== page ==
“I just adopted a cat and she won’t come out of hiding. What should I do?”
Hiding is the most commonly encountered “problem” among new adopters of adult cats. It is normal for a cat to hide when introduced to a new environment. Usually, the cat will come out on his own after a day or two, but some cats can hide for as long as a month. Make sure the cat has access to food, water and a litter box, and give him time to feel “safe” in his new home. Never force the cat out from hiding, this will only add to his fears. Spend some time every day in the room where the cat is hiding, sit down on the floor, and speak slowly and softly. Let him get used to your voice and smell.
“Why is my cat spraying in the house?” “Why is my cat missing the litter box?”
If a cat is having litterbox problems, she must be seen by a veterinarian. Most litterbox issues are due to medical problems such as urinary tract infections, bladder infections, constipation, diarrhea, or cystitis. The cat may be having some pain or discomfort of which you are unaware. As a result, the cat may be avoiding the litterbox in order to have a more comfortable place to eliminate such as a bed, carpet or even the sink. Only a veterinarian can rule out medical problems. If a veterinarian rules out a medical problem, make sure the cat is spayed or neutered as spraying can be caused by a cat marking territory and/or seeking a mate. Also, make sure the litter box is kept clean. Never yell at the cat, hit or slap the cat, or rub the cat’s face in his urine. This will only add to the confusion and may actually intensify the behavior. Read the section “Unhappy Cats” for more information.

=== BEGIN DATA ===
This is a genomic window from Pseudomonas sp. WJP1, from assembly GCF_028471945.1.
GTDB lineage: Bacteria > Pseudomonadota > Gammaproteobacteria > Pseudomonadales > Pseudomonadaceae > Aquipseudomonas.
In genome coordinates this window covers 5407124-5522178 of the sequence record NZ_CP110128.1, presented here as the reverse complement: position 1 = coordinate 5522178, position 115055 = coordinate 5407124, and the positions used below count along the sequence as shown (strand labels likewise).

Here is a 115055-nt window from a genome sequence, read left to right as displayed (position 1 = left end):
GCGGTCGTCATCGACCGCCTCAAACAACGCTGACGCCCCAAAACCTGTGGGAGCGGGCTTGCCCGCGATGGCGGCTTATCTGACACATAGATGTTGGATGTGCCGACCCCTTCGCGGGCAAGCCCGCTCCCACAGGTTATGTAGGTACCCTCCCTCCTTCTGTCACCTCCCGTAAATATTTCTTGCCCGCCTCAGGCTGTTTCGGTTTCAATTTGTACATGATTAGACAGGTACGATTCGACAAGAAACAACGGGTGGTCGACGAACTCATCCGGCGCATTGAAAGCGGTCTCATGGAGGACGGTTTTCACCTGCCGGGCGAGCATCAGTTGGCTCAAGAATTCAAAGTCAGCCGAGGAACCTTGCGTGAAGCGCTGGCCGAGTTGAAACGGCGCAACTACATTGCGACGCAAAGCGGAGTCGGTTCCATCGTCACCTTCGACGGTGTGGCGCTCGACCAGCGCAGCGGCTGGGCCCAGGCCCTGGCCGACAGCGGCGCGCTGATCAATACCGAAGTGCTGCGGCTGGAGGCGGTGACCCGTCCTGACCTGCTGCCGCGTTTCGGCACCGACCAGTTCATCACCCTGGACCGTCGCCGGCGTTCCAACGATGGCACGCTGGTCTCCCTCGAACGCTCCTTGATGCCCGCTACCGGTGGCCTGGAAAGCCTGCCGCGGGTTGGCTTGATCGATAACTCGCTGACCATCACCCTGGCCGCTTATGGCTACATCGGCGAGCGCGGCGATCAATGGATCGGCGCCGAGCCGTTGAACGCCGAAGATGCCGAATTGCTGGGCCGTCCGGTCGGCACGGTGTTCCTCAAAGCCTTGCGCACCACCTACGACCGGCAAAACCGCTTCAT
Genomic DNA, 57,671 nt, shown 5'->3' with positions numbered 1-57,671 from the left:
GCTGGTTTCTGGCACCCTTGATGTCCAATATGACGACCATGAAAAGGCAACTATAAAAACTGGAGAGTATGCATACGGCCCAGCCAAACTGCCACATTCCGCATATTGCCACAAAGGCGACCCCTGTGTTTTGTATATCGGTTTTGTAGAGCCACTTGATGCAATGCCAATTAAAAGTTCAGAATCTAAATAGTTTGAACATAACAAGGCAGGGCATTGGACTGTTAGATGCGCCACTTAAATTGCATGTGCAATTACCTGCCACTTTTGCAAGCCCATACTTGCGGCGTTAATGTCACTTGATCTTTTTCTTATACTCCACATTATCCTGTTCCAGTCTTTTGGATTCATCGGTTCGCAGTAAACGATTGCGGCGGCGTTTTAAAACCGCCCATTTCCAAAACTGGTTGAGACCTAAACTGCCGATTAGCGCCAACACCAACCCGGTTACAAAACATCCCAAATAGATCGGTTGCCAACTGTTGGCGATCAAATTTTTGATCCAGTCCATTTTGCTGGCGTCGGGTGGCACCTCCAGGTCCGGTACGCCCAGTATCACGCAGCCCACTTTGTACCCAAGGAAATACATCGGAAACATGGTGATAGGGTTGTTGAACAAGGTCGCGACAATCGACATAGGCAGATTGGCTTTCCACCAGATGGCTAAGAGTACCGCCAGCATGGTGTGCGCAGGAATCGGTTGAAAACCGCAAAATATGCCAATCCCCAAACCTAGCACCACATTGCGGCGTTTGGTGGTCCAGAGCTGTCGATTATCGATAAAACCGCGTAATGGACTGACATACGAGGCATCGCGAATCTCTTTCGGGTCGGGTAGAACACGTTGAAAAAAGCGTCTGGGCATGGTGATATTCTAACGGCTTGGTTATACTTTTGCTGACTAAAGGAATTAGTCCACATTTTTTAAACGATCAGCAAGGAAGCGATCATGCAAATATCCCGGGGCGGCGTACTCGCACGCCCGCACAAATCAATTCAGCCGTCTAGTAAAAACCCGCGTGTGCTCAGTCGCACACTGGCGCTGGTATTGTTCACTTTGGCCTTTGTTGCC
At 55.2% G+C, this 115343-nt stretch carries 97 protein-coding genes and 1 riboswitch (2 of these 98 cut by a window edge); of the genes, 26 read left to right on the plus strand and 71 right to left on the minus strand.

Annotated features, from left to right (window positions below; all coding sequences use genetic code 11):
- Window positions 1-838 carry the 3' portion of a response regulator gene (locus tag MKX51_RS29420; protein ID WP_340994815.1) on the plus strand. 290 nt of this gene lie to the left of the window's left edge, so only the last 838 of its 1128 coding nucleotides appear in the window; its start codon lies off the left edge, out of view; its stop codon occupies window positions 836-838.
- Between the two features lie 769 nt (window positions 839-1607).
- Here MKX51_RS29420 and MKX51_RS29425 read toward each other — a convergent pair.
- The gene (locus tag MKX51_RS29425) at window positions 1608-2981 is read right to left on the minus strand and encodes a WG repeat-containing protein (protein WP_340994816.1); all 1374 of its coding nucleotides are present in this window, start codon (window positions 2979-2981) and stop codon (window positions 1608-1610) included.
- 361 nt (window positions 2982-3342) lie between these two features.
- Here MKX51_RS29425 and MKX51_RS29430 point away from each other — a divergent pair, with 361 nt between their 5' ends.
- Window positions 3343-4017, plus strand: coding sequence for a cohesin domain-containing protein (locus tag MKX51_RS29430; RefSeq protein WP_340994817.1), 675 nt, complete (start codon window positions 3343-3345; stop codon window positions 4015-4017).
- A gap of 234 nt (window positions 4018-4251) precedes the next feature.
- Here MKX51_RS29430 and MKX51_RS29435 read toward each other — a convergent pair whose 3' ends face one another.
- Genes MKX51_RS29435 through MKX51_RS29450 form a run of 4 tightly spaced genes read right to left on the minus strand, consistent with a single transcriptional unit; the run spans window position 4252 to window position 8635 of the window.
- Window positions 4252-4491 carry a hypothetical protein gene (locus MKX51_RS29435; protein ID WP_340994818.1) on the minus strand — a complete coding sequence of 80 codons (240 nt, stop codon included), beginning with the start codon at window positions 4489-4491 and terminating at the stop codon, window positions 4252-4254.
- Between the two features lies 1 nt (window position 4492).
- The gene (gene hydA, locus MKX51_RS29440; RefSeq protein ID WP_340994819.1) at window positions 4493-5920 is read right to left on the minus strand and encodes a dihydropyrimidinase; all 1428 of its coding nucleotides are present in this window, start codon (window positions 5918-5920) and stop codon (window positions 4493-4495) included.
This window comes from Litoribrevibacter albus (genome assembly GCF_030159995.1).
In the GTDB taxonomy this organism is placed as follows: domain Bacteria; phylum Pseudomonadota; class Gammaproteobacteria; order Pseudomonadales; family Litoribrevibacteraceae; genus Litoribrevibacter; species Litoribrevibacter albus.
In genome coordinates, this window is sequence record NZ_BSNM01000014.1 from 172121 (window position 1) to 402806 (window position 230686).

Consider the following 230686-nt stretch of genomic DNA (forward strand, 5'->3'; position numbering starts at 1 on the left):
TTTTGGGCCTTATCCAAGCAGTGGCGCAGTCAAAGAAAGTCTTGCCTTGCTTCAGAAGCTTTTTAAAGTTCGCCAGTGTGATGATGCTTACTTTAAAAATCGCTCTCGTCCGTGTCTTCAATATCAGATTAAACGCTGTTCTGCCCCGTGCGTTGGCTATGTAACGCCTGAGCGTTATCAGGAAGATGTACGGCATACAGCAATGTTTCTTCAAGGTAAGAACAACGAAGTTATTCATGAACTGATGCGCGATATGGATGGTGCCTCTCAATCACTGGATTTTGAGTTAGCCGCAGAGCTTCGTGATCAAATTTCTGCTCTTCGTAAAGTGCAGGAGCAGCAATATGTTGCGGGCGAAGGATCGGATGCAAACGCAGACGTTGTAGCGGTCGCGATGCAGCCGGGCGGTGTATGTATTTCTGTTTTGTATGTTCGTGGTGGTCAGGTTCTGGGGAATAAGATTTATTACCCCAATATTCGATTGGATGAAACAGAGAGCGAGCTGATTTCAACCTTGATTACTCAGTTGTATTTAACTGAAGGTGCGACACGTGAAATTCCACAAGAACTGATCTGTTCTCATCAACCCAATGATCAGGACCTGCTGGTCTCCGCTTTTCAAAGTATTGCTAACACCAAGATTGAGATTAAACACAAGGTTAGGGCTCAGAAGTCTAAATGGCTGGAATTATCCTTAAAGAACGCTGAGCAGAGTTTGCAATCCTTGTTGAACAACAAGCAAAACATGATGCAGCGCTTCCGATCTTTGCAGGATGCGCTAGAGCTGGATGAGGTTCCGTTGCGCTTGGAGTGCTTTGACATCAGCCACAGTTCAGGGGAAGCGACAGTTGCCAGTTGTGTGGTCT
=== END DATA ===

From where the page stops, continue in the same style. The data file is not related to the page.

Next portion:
“Why does my cat sometimes vomit?”
Sometimes an otherwise healthy cat will make coughing sounds until she vomits a clumpy, fibrous mass of hair mixed with fluid. Usually, these are hairballs created in your cat’s stomach from the hair she ingests while grooming herself.
Brush your cat frequently to reduce the amount of loose hair on her coat. You can also buy hairball gel for your cat at any pet supply store that enables the cat to pass the hairball through elimination rather than vomiting.
A cat may vomit for reasons other than hairballs. If your cat is persistently retching or coughing, you should have your veterinarian examine her.
“My cats just started fighting with each other, what should I do?”
Cats are naturally territorial animals, and need time to adjust to a new cat in the home. Even cats that have lived together for years may suddenly experience problems. If cats are fighting, you should not let the fighting continue—but should never punish the cats. Read the section “Unhappy Cats” for more information. Confine the cats to separate locations (giving each cat a “safe” place) with all their necessary items and speak to a behavorist, or slowly reintroduce them as discussed in the beginning of this brochure. Most cats will work it out.
“Should I declaw my cat to get her to stop scratching the furniture?”
No. Declawing is the surgical removal of the first joint of the cat's paw. It is an unnatural and sometimes painful way of dealing with unwanted behavior; and one that can itself lead to stress–related behavior problems.
Cats scratch in order to maintain their nails, to stretch and exercise, and to mark their territory. This natural behavior just needs to be directed toward an appropriate scratching post. There are many good scratching outlets for a cat, as well as ways to make the furniture or rugs “unattractive” for scratching purposes such as hanging aluminum foil, citrus sprays, a strategically placed cat tree, or even draping a cloth over the target area.